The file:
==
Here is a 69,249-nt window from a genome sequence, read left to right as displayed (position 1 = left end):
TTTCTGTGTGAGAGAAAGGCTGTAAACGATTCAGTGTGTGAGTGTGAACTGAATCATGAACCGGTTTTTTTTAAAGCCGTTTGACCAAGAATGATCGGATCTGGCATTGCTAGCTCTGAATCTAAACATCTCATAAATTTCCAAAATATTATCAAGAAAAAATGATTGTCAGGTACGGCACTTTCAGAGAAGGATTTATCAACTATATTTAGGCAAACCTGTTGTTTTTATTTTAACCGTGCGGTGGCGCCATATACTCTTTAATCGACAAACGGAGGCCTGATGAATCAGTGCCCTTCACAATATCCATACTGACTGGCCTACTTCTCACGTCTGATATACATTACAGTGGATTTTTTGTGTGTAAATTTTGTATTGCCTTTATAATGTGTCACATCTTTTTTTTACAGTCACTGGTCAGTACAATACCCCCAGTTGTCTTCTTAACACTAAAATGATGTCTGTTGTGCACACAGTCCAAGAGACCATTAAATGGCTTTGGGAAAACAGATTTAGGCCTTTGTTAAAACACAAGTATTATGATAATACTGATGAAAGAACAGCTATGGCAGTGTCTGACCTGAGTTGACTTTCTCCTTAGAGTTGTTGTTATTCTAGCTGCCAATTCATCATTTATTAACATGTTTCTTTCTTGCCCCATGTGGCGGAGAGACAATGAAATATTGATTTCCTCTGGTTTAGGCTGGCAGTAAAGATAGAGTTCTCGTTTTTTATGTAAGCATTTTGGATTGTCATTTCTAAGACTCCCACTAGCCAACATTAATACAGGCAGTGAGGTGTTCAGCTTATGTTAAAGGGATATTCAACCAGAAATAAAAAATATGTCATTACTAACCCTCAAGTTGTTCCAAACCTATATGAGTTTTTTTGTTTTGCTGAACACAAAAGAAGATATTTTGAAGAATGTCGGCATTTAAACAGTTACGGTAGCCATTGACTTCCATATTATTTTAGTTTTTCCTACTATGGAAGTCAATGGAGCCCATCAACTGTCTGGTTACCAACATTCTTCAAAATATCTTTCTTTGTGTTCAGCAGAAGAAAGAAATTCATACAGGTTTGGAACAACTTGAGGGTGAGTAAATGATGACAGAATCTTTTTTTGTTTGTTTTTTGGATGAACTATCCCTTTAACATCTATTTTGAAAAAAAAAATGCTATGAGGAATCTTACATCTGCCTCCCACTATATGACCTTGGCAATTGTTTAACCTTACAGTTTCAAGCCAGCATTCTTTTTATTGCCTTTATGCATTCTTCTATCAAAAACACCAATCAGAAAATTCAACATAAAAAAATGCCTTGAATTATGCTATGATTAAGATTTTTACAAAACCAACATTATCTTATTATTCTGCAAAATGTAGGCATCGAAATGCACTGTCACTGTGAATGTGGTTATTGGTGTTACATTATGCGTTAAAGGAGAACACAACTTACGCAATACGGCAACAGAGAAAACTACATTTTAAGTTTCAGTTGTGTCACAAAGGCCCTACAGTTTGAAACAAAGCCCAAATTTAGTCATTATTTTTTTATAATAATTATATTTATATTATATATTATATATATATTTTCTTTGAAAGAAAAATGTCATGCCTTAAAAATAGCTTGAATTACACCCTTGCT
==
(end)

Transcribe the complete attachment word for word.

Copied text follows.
Here is a 69,249-nt window from a genome sequence, read left to right as displayed (position 1 = left end):
TTTCTGTGTGAGAGAAAGGCTGTAAACGATTCAGTGTGTGAGTGTGAACTGAATCATGAACCGGTTTTTTTTAAAGCCGTTTGACCAAGAATGATCGGATCTGGCATTGCTAGCTCTGAATCTAAACATCTCATAAATTTCCAAAATATTATCAAGAAAAAATGATTGTCAGGTACGGCACTTTCAGAGAAGGATTTATCAACTATATTTAGGCAAACCTGTTGTTTTTATTTTAACCGTGCGGTGGCGCCATATACTCTTTAATCGACAAACGGAGGCCTGATGAATCAGTGCCCTTCACAATATCCATACTGACTGGCCTACTTCTCACGTCTGATATACATTACAGTGGATTTTTTGTGTGTAAATTTTGTATTGCCTTTATAATGTGTCACATCTTTTTTTTACAGTCACTGGTCAGTACAATACCCCCAGTTGTCTTCTTAACACTAAAATGATGTCTGTTGTGCACACAGTCCAAGAGACCATTAAATGGCTTTGGGAAAACAGATTTAGGCCTTTGTTAAAACACAAGTATTATGATAATACTGATGAAAGAACAGCTATGGCAGTGTCTGACCTGAGTTGACTTTCTCCTTAGAGTTGTTGTTATTCTAGCTGCCAATTCATCATTTATTAACATGTTTCTTTCTTGCCCCATGTGGCGGAGAGACAATGAAATATTGATTTCCTCTGGTTTAGGCTGGCAGTAAAGATAGAGTTCTCGTTTTTTATGTAAGCATTTTGGATTGTCATTTCTAAGACTCCCACTAGCCAACATTAATACAGGCAGTGAGGTGTTCAGCTTATGTTAAAGGGATATTCAACCAGAAATAAAAAATATGTCATTACTAACCCTCAAGTTGTTCCAAACCTATATGAGTTTTTTTGTTTTGCTGAACACAAAAGAAGATATTTTGAAGAATGTCGGCATTTAAACAGTTACGGTAGCCATTGACTTCCATATTATTTTAGTTTTTCCTACTATGGAAGTCAATGGAGCCCATCAACTGTCTGGTTACCAACATTCTTCAAAATATCTTTCTTTGTGTTCAGCAGAAGAAAGAAATTCATACAGGTTTGGAACAACTTGAGGGTGAGTAAATGATGACAGAATCTTTTTTTGTTTGTTTTTTGGATGAACTATCCCTTTAACATCTATTTTGAAAAAAAAAATGCTATGAGGAATCTTACATCTGCCTCCCACTATATGACCTTGGCAATTGTTTAACCTTACAGTTTCAAGCCAGCATTCTTTTTATTGCCTTTATGCATTCTTCTATCAAAAACACCAATCAGAAAATTCAACATAAAAAAATGCCTTGAATTATGCTATGATTAAGATTTTTACAAAACCAACATTATCTTATTATTCTGCAAAATGTAGGCATCGAAATGCACTGTCACTGTGAATGTGGTTATTGGTGTTACATTATGCGTTAAAGGAGAACACAACTTACGCAATACGGCAACAGAGAAAACTACATTTTAAGTTTCAGTTGTGTCACAAAGGCCCTACAGTTTGAAACAAAGCCCAAATTTAGTCATTATTTTTTTATAATAATTATATTTATATTATATATTATATATATATTTTCTTTGAAAGAAAAATGTCATGCCTTAAAAATAGCTTGAATTACACCCTTGCT